An intentional sampling strategy [34] was carried out among patients diagnosed with Long COVID treated in seven PHC centers in the province of Zaragoza (Northern Spain), and also from the “Long COVID Aragón” Patients Association. A recruitment time of twenty days was established, during the month of November 2021. Recruitment was carried out by the GPs themselves, who volunteered after a meeting with a member of the research team, in which the objectives of the project were explained. Each GP made a list of potential patients, using purposive sampling to obtain a heterogeneous sample and to be able to explore the topics of interest with breadth and depth [35]. Subsequently, each GP made face-to-face contact with each of the possible participants to verify which met the selection criteria. The GPs were provided with information documents about the study, which they could offer to interested patients, in which a telephone number appeared where they could obtain more information and confirm their wish to participate. When a potential patient contacted the research group, a researcher (SL-H) is in charge of resolving possible existing issues and making an appointment in person at the research group’s headquarters, located in a PHC center in Zaragoza. Once the face-to-face meeting took place, the same researcher (SL-H) re-verified that the potential participant met the selection criteria and proceeded to sign the informed consent.

The research team established that the final sample size would depend on information saturation, established as the point at which no new information was extracted. Initially, a total of 39 subjects were interested in participating in the study. Finally, the sample size consisted of 35 participants, since 4 patients refused to participate due to the incompatibility of schedules to attend the interviews. Information saturation occurs when no new categories emerged after analysis of focus group data [35]. In this case, the second focus group did not provide new categories, so it was concluded that information saturation had been achieved. In this way, it was not necessary to start new recruitment processes.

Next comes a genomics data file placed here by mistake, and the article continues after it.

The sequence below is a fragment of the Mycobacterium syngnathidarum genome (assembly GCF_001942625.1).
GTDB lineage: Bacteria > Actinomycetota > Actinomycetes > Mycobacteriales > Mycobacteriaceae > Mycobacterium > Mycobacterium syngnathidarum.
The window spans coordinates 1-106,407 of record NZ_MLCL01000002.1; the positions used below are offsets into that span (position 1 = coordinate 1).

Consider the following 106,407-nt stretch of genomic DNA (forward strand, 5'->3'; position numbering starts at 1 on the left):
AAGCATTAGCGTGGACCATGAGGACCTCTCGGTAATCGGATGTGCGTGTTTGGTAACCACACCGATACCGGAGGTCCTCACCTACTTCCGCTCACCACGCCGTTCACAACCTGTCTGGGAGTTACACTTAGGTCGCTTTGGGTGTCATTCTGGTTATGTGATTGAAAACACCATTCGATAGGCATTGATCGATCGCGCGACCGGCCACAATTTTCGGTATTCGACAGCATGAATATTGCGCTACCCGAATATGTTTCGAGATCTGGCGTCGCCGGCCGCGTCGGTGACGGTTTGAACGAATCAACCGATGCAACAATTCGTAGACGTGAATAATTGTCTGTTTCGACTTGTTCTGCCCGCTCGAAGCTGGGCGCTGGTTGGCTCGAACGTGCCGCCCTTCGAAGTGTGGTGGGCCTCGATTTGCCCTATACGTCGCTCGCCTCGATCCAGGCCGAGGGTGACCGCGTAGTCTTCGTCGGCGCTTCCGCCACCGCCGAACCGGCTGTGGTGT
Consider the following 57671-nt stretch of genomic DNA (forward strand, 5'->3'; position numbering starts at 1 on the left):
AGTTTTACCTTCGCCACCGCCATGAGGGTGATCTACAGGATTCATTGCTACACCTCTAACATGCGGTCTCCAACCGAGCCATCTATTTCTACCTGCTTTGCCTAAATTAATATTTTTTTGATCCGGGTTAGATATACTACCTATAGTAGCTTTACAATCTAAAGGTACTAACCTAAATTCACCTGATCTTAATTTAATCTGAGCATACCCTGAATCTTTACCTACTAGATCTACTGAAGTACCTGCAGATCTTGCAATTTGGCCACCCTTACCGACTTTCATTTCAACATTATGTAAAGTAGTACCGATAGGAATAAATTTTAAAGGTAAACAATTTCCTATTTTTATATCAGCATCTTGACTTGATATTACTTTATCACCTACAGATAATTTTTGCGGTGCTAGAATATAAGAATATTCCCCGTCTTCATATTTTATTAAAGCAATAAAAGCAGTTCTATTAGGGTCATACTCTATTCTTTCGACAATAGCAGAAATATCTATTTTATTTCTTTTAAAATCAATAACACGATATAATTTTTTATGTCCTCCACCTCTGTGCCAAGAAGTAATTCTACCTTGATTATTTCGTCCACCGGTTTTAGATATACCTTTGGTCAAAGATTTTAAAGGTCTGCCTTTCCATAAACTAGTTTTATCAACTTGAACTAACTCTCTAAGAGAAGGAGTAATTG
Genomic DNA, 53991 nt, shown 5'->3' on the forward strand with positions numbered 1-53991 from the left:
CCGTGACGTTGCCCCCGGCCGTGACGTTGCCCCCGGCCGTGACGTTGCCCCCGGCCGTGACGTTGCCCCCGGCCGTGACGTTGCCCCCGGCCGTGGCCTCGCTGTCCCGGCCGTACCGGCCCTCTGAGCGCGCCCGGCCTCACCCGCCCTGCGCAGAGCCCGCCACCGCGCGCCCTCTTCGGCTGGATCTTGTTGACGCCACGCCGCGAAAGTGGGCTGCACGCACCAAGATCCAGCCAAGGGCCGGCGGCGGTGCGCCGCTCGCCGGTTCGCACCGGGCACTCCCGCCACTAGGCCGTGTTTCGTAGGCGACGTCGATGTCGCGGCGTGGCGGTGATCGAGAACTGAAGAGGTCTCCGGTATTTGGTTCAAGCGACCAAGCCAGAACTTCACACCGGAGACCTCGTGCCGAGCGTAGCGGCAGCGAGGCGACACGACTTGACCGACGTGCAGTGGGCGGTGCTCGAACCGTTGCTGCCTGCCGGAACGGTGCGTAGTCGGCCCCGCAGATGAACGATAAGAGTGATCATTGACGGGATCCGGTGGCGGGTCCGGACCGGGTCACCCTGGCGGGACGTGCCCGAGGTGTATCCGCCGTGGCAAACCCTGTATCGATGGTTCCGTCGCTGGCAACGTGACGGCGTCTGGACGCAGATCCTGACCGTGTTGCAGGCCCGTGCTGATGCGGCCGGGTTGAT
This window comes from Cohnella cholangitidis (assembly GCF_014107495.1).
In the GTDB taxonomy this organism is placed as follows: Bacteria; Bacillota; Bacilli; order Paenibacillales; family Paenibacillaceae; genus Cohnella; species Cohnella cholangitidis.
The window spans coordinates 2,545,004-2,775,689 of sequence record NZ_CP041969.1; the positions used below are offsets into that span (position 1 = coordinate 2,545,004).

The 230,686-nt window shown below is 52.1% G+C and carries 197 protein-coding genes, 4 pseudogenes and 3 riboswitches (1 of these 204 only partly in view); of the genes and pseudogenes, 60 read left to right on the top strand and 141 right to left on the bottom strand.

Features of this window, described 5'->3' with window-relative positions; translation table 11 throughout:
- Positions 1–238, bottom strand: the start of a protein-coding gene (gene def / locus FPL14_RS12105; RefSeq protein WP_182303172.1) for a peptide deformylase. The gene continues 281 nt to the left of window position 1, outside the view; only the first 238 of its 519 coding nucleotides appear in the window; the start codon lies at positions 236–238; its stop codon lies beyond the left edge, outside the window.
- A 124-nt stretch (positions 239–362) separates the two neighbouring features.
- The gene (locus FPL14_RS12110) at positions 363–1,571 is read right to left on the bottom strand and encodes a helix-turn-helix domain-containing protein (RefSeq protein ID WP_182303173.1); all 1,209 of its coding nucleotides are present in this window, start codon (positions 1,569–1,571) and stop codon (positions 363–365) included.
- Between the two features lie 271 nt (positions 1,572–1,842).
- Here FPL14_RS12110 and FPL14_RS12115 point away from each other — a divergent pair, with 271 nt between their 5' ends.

Participant’s characteristics

A total of 35 subjects participated in this study, 17 of them were interviewed individually and 18 took part in two focus groups, nine in each group.

Regarding their sociodemographic characteristics, 71.4% were women, the mean age of the participants was 49 (SD: 10.81) and the mean number of months elapsed since COVID-19 infection was 14.80 (SD: 3.90). Table 1 shows the main characteristics of the participants in terms of age, sex, marital status, educational level and employment status. This sampling was used to analyze differences between different patient profiles.

Table 1 Sociodemographic characteristics of participating patients; Zaragoza, 2021

Data collection

All interviews and focus groups were conducted by a moderator (MS-P) and an assistant (NF-M); both PhDs, graduates in social work and nursing, with previous experience and specific training in qualitative methodology. The moderator and the assistant introduced themselves to all the participants as project researchers in charge of conducting the interviews and focus groups. None of the members of the research team were related to the participants.